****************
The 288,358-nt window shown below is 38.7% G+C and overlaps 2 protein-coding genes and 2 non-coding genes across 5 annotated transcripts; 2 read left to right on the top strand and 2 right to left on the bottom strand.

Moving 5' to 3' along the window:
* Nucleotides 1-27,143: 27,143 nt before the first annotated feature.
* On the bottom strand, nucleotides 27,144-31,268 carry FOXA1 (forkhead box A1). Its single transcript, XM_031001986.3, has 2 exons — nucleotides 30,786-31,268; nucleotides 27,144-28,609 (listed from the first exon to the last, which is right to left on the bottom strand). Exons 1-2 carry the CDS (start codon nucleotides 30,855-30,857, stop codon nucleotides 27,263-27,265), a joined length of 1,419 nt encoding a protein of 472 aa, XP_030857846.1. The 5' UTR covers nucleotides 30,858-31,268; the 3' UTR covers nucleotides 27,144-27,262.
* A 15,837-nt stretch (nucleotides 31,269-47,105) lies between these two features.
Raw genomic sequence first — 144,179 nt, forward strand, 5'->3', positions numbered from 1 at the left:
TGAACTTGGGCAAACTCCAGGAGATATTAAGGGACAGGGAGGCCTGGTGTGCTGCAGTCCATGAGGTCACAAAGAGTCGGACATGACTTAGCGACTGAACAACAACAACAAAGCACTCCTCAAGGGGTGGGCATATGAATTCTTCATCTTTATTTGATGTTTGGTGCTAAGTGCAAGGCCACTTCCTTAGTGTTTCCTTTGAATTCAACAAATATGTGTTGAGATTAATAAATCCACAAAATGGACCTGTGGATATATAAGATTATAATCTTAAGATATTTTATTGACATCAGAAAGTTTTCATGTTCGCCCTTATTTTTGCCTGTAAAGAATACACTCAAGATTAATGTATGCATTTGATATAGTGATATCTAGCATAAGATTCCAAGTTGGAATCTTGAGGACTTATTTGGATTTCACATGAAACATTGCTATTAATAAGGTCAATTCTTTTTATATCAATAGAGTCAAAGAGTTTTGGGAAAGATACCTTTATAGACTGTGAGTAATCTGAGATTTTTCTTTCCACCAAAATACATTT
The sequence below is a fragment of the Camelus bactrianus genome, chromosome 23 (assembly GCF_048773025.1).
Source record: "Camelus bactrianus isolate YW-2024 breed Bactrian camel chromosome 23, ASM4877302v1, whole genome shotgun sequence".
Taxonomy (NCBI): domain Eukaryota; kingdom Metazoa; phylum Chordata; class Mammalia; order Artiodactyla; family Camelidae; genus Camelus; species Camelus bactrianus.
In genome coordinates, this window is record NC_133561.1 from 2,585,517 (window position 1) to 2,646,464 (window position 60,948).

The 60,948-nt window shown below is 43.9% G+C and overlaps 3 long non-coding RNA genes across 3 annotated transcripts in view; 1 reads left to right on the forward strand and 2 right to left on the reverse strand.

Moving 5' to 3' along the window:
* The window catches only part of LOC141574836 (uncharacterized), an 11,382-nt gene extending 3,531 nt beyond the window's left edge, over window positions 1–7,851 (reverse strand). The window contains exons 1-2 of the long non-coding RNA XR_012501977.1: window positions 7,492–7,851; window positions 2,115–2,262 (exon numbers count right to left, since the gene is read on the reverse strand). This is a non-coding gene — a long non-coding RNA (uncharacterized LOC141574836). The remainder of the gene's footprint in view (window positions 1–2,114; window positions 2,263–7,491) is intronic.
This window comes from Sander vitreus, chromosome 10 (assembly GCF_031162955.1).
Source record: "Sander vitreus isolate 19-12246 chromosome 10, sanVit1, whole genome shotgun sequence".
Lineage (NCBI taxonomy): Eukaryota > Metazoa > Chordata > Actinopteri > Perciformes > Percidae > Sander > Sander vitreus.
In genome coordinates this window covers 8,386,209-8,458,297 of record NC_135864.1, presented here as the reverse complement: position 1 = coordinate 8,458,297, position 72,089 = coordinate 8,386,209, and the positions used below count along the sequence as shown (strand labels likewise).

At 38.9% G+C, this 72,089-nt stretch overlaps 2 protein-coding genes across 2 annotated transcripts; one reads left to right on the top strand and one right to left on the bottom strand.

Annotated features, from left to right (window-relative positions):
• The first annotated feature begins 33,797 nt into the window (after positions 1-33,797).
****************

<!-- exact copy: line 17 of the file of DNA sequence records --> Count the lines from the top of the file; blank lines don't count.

Lineage (NCBI taxonomy): Eukaryota > Metazoa > Chordata > Actinopteri > Perciformes > Percidae > Sander > Sander vitreus.